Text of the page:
Building a Winning FanDuel NFL Strategy
If you are struggling to build a FanDuel NFL strategy that wins consistently, then this article could be just what you are looking for. Our strategy is simple and straightforward, set a target score, build accurate projections, find value, and build winning lineups based around the type of contest you are entering.
Improve Your Workflow
Before we jump into the details of our FanDuel NFL strategy, we wanted to take a minute to plug a DFS tool that has greatly improved our workflow, and that we think will do wonders for yours… RotoQL. Throughout this article you will hear us talk about defense vs position (DvP), last 4 games average, targets, red zone targets, system, pace, Vegas totals, and more.
Finding and analyzing all of this data could take you hours every week, but RotoQL provides you a workspace that feeds you this data and then allows you to build your lineups right from the software. Have you ever gotten down to that last WR spot, with $5,500 left, and struggled to decide who to play? RotoQL will calculate what player under $5,500 is the best play in their matchup that week.
Once your lineups are built, simply export them from the tool, and upload them directly into your FanDuel contests. RotoQL has greatly improved our NFL performance, while decreasing the amount of time we spend building and uploading lineups. We urge you to give them a try for free today by following the link below.
It’s amazing how may daily fantasy players ask us what value is and how you calculate it. Value is a straightforward concept, it doesn’t matter how you calculate it so long as it’s constant and allows you to differentiate between two given players at different prices and projections.
Let’s say you are trying to decide between Lamar Miller at $6,800 or Marshawn Lynch at $8,400. You have projections (that you trust) at 16.8 for Miller and 19.9 for Lynch? Which player is a better value? The way we calculate it is to take the thousand and hundred value in the player price, turn them into a single digit, then divide their projection by that number. So Miller’s value would be 16.8/6.8 or 2.47 and Lynch’s value would be 2.369.
So you have your projections, can assign value, now what? Now we just want maximize our $60,000 salary, aiming for your target number with both GPP and Cash game lineups.
What is a cash game and what should my target score be?
A cash game is a 50/50 or head-to-head contest. Scoring is always lower in these contests, so your aim should be to build a safe lineup. Our cash game targets generally have low floors, we are looking for players in plus matchups and guaranteed usage. Your target number for cash games should be 130 (2.17 value)… If you can consistently hit 130 points, you can consistently win money on FanDuel.
What is a GPP and what should my target score be?
A GPP is a Guaranteed Prize Pool tournament. You will find that guys take more chances, and given a higher number of entries and top-heavy payout structure, your target score goes way up. Your target number for GPP contests should be 200 (3.33 value). This is a monster number, and can be extremely difficult to hit consistently.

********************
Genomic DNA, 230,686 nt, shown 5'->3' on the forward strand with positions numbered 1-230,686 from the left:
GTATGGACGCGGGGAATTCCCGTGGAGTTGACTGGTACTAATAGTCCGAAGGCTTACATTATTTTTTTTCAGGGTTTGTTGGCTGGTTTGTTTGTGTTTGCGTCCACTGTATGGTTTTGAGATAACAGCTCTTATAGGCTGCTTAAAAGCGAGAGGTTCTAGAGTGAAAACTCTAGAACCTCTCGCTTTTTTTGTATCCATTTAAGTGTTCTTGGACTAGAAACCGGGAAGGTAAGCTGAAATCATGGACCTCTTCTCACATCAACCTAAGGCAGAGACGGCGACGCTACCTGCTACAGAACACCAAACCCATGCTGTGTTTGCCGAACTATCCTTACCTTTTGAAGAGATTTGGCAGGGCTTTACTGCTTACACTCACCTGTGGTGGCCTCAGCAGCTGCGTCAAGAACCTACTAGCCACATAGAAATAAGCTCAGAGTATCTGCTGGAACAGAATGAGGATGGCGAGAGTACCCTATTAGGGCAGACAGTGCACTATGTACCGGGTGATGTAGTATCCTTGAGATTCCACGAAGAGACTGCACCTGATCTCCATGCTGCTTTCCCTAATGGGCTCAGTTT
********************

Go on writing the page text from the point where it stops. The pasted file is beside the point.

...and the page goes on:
Given just how much harder it is to cash out on large GPP’s, we recommend you focus on cash games, specifically smaller 50/50 contests, and small 50 entry or smaller GPP contests. Managing your bankroll this way will ensure that you never have a terrible week that wipes your FanDuel account out and puts you out of the game.
Understanding Player Matchups
In an attempt to keep this straight forward and easy to understand, here are some very simple things you should be looking at when analyzing a player’s matchup:
Defense vs Position – This is the most obvious statistic to look at in any sport, and is the easiest to find data on. How many points per week has the opponent given up to the position over their last 4 games, on the season as a whole, to this specific player in the past, etc…
Defense vs Role – This specific stat applies more to wide receiver than any other position. Often times you will find a defense like Atlanta two seasons ago that gave up massive passing yards, but actually shut down WR1’s. Why? Because Desomond Trufant was taking away the opponents number one, but the number two, slot receiver, and tight ends were destroying the other members of the Falcons secondary. You can find defense vs number 1, 2, 3, slot and tight end numbers, and find value receivers in great matchups.
Pace – Pace is huge in daily fantasy, because the game revolves around opportunities, targets, carries, and faster pace creates more plays and more opportunities. When breaking down a matchup’s pace, keep this in mind: a player is not affected by his own team’s pace. His average already reflects playing at that pace. A player is only affected by the opponent’s pace of play. We use pace as a multiplier in our algorithm (the average team runs 63 plays per game, with a high of 70 (Houston – 1.1 multiplier) and a low of 57 (St. Louis – .904 multiplier).
Vegas Total – Nobody is better at projecting NFL totals than Vegas, so you better pay attention to how many points they say each team is going to score. Target players on teams with high totals, avoid players on teams with low totals, easy.
One Dimensional Defenses – Our absolute favorite matchup is a team that stops the run but can’t stop the pass, or stops the pass but can’t stop the run. NFL offenses don’t like to slam their head into a wall, so if the opposing defense is holding them to 2 YPC, you can expect them to stop running. Case in point: Philly, the Eagles had a top run defense, but horrible pass defense, and as a result opposing QB’s hit value against them 13 times last season.
More to come…
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